Principles of burn reconstruction: The female breast
- Jorge Leon-Villapalos, MD, FRCS
Jorge Leon-Villapalos, MD, FRCS
- Consultant in Plastic Surgery and Burns
- Chelsea and Westminster Hospital, London, UK
- Peter Dziewulski, MD, FRCS
Peter Dziewulski, MD, FRCS
- Consultant in Plastic Surgery and Burns
- St. Andrews Centre for Plastic Surgery and Burns, Essex, UK
- Section Editors
- Marc G Jeschke, MD, PhD
Marc G Jeschke, MD, PhD
- Section Editor — Burn Surgery
- Director Ross Tilley Burn Centre
- Sunnybrook Health Sciences Centre
- Professor, Department of Surgery and Plastic Surgery
- University of Toronto
- Charles E Butler, MD, FACS
Charles E Butler, MD, FACS
- Section Editor — Plastic and Reconstructive Surgery
- The University of Texas, MD Anderson Cancer Center
The breast and the nipple-areolar complex are frequently injured in burns involving the anterior chest wall. Burns to the breast can potentially impair and/or destroy both function and aesthetics. Damage to the breast is particularly important to the prepubescent young girl. Absence of a nipple is a noticeable and a striking concern to both women and men burn patients, even when more extensive burns and scarring are present elsewhere .
The principles of burn reconstruction for the female breast are discussed here. An overview of reconstruction techniques, the local management of burns with topical antimicrobials and dressings, and the acute management of a burn patient are discussed elsewhere. (See "Principles of burn reconstruction: Overview of surgical procedures" and "Local treatment of burns: Topical antimicrobial agents and dressings" and "Emergency care of moderate and severe thermal burns in adults" and "Emergency care of moderate and severe thermal burns in children".)
Most burns to the breast occur in children and in the domestic environment [2,3]. The most common causes of burns to the female breasts include scalds (range 66 to 89 percent), flame (range 8 to 34 percent), cooking oil (range 2 to 5 percent), and other trauma (<5 percent) [2,4]. The epidemiology of the global burden of burns is discussed elsewhere. (See "Epidemiology of burn injuries globally".)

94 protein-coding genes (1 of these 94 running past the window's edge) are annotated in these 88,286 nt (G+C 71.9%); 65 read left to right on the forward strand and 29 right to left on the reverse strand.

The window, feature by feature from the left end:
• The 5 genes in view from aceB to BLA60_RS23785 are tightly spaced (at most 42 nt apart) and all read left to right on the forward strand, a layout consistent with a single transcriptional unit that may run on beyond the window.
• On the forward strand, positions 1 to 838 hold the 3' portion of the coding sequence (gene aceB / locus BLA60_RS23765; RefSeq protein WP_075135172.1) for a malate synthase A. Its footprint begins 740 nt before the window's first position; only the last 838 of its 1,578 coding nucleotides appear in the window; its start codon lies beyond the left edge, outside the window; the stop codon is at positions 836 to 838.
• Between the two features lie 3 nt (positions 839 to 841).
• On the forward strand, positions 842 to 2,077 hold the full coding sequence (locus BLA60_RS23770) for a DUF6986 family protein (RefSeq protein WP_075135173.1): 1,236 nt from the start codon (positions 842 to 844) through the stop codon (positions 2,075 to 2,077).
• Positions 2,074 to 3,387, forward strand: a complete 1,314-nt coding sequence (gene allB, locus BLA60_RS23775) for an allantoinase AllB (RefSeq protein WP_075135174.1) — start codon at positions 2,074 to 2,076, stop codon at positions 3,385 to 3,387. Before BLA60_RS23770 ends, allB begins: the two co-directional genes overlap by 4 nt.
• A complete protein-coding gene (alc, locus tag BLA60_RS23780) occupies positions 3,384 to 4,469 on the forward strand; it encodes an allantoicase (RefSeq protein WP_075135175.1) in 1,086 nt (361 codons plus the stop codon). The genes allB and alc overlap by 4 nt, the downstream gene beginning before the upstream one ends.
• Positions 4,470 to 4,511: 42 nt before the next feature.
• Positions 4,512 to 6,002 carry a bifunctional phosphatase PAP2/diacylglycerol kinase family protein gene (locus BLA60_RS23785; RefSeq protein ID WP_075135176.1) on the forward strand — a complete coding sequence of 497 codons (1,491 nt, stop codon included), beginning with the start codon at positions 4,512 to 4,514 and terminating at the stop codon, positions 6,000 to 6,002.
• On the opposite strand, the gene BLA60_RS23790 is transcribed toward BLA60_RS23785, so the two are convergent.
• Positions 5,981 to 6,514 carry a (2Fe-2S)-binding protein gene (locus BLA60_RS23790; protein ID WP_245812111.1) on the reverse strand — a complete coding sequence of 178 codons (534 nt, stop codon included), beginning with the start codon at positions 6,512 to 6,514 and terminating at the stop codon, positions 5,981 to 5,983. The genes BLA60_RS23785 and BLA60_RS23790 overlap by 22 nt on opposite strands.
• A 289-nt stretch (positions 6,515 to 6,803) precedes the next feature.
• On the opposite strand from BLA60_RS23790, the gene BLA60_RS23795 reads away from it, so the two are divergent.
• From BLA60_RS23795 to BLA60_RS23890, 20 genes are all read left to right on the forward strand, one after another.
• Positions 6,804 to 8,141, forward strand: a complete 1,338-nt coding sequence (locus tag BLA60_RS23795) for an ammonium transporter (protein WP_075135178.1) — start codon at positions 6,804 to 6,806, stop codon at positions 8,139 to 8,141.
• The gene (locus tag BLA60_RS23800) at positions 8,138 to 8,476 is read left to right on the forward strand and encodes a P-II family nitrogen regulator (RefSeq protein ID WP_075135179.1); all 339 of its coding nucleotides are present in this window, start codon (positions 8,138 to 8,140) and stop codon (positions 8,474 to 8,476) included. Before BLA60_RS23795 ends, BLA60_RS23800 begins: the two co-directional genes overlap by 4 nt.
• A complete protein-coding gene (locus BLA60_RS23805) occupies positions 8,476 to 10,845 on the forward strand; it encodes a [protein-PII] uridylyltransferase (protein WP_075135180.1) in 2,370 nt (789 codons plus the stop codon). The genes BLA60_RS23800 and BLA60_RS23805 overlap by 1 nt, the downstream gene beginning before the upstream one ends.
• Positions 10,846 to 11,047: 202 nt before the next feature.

The mammary gland in children is located four to eight millimeters deep into the subcutaneous tissue . Familiarity of the location of the breast tissue in children is mandatory before beginning a debridement procedure to the anterior chest wall (figure 1 and figure 2).
INITIAL TREATMENT AND EARLY MANAGEMENT
Burns to the breast are initially gently washed and debrided of loose burned skin and debris and dressed with topical antimicrobials and dressings. The burn eschar should not be excised from the nipple-areolar complex but should be allowed to separate spontaneously as healing proceeds from the deep glandular structures [1,5]. The relative avascular adipose tissue and connective tissue of the nonlactating breast requires a careful excision of all nonviable tissue . In prepubertal girls, care should be taken not to excise the breast bud from the anterior chest wall during the debridement of the burned skin . In adult females, the breast mound should not be excised, if at all possible.To continue reading this article, you must log in with your personal, hospital, or group practice subscription. For more information on subscription options, click below on the option that best describes you:
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- ANATOMIC CONSIDERATIONS
- INITIAL TREATMENT AND EARLY MANAGEMENT
- PREPUBESCENT FEMALES
- RECONSTRUCTION PRINCIPLES FOR THE DEVELOPING BREAST
- RECONSTRUCTION OF THE ADULT BURNED BREAST
- Restoration of the shape, volume, and skin
- Restoration of the inframammary fold
- Restoration of the nipple-areolar complex
- SPECIAL CIRCUMSTANCES
- Burns during pregnancy and lactation
- Burns to large breasts
- Burns to the reconstructed breast
- Postburn mammary hyperplasia
- SUMMARY AND RECOMMENDATIONS